A group of scientists has published their work in mice in the journal Nature Communications, reporting the use a molecule capable of separating clumps of proteins which are a feature of Alzheimer’s disease in humans.
Dr Simon Ridley, Director of Research, Alzheimer’s Research UK, said:
“There is currently a strong focus on developing treatments for Alzheimer’s that aim to stop the build-up of the hallmark Alzheimer’s protein, amyloid, in the brain. Although some anti-amyloid drugs are currently in late-stage clinical testing, several trials have also failed and there is much debate as whether this is a suitable approach for a new treatment. Many of the current drugs being explored act to stop the formation of amyloid plaques in the brain which mean they may need to be given early in the disease process.
“This interesting study in mice uses a chemical able to break down Alzheimer’s plaques in the brain after they’ve already formed, potentially presenting a way to circumvent the difficult issue of timing with this treatment approach. While this is an appealing prospect, the research is still at the early stage of being explored in animals. Research in animals is an important step in developing any new treatment, but we’ll need to see the findings translated into clinical studies in people before we could know the potential of EPPS to treat Alzheimer’s in humans.
“With no new treatments for Alzheimer’s licensed since 2002, we urgently need to capitalise on promising early science to make sure it’s progressed as quickly as possible towards clinical testing. Alzheimer’s Research UK has launched several large initiatives, including our Drug Discovery Alliance, to ensure that positive early findings can be moved towards new treatments for diseases like Alzheimer’s more quickly.”
Prof. Tom Dening, Professor of Dementia Research, Institute of Mental Health, University of Nottingham, said:
“From a clinician’s point of view, this research is of interest, but we still don’t know if removing amyloid plaques is useful in humans. It may well be that the appearance of plaques is too far down the chain of molecular processes to be beneficial. We don’t know if this animal work will lead to any useful agent that can be used for clinical trials. Therefore it seems like it’s a long way from a breakthrough in the treatment of Alzheimer’s disease. My advice to editors is not to hold the front page.”
Dr Frances Edwards, Reader in Neurophysiology, UCL, said:
“This is an interesting paper presenting a potentially useful preventative therapy for Alzheimer’s disease but, while mouse models are very useful, we have to be very careful about the interpretation of the data in relation to the human condition.
“The clearing of the amyloid is impressive and if it can be repeated in other models it may well reflect what would happen in people with Alzheimer’s disease. However, the memory deficits reported are unlikely to be relevant to the human condition. In humans (and in many mouse models) plaques alone do not cause diagnosable memory loss. Diagnosis comes only when the disease has progressed further with build- up of neurofibrillary tangles and considerable loss of brain tissue.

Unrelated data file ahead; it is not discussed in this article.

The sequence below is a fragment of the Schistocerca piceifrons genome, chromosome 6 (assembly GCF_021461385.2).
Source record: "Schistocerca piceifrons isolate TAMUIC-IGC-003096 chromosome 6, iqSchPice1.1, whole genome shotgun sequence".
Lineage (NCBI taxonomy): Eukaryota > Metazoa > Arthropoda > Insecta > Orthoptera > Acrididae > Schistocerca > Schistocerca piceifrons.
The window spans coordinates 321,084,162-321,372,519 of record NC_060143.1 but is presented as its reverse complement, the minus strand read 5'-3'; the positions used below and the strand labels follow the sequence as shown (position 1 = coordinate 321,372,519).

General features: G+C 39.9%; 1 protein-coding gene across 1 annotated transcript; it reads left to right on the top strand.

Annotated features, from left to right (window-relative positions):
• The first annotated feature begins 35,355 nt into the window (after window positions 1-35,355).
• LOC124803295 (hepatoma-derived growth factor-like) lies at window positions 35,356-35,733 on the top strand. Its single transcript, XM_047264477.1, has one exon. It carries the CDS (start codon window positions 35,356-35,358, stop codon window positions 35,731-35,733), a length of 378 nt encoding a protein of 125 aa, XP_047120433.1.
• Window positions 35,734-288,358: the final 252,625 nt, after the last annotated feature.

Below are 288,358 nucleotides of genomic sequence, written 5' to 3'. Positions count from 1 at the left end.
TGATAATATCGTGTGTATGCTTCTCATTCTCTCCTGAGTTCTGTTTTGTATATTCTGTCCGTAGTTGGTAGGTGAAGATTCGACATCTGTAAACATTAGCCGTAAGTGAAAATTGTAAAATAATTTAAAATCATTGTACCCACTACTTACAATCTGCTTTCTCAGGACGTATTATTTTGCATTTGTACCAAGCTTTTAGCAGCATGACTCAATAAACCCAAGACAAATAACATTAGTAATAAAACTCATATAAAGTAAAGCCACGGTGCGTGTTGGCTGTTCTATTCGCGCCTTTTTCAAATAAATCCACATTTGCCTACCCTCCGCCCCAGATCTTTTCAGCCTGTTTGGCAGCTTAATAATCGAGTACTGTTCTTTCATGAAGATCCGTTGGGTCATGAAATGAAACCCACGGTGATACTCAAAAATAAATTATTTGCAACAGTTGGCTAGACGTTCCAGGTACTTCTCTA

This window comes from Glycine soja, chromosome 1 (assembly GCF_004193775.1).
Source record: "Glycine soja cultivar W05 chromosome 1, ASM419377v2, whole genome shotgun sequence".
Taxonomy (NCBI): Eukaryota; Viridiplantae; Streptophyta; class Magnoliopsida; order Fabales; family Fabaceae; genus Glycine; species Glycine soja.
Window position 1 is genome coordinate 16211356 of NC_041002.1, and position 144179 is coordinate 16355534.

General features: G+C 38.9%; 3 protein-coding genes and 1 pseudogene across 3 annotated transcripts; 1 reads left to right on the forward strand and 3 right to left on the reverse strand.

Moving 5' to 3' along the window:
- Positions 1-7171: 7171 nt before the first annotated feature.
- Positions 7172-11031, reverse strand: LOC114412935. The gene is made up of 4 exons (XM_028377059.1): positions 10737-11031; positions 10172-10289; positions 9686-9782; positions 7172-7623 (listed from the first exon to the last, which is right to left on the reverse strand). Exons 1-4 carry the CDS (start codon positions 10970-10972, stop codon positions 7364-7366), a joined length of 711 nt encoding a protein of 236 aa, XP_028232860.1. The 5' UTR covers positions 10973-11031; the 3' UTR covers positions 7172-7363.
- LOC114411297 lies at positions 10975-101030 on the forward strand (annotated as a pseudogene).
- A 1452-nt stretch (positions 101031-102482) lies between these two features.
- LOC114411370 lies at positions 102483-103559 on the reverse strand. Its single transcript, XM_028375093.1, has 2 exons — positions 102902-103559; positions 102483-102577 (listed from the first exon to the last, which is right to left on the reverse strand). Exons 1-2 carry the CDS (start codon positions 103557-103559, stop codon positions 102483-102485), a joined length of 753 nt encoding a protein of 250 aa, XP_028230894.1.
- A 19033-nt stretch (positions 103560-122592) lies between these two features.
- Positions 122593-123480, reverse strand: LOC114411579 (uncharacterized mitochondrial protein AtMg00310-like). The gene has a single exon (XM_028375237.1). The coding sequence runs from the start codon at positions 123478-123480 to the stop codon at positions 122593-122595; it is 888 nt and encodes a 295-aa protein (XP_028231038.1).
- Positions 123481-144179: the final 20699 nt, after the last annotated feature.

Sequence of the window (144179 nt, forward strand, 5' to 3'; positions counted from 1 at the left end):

“If we could catch Alzheimer’s disease before this occurred, such an amyloid-removing drug might stop it in its tracks, but once tau tangles and neurodegeneration have set in this approach would be unlikely to be effective.
“Many more tests need to be done, but for people with the rare inherited forms where Alzheimer’s disease can be predicted long in advance, this could be a very interesting drug indeed.”
Dr Tara Spires-Jones, Reader and Chancellor’s Fellow, Centre for Cognitive and Neural Systems, University of Edinburgh, said:
This is a promising preclinical study in a few dozen mice that found a drug treatment that reduced levels of amyloid beta, one of the pathological proteins found in the brains of Alzheimer’s patients. While very interesting, this potential treatment is a long way from human patients. It is important to keep in mind that many treatments have been found that lower amyloid beta and reverse memory symptoms in disease models and very few make it to clinical testing in human patients.
Dr James Pickett, Head of Research, Alzheimer’s Society, said:
“While new insights into potential ways to treat Alzheimer’s disease are welcome, in this case, it’s too early to say if this will one day benefit people living with Alzheimer’s. This study has found a new chemical that could help to clear some forms of amyloid, the toxic protein that is a hallmark of Alzheimer’s disease. However, so far this has only been shown in mice, which do not fully replicate several of the important changes that we see in the brains and behaviours of people with dementia.
“We are working to increase our understanding of Alzheimer’s disease all the time, and there are already a number of drugs in clinical testing that are targeted against amyloid. We hope that new findings will one day translate into real treatments for people living with dementia.”
‘EPPS rescues hippocampus-dependent cognitive deficits in APP/PS1 mice by disaggregation of amyloid-ß oligomers and plaques’ by Kim et al. published in Nature Communications on Tuesday 8th December.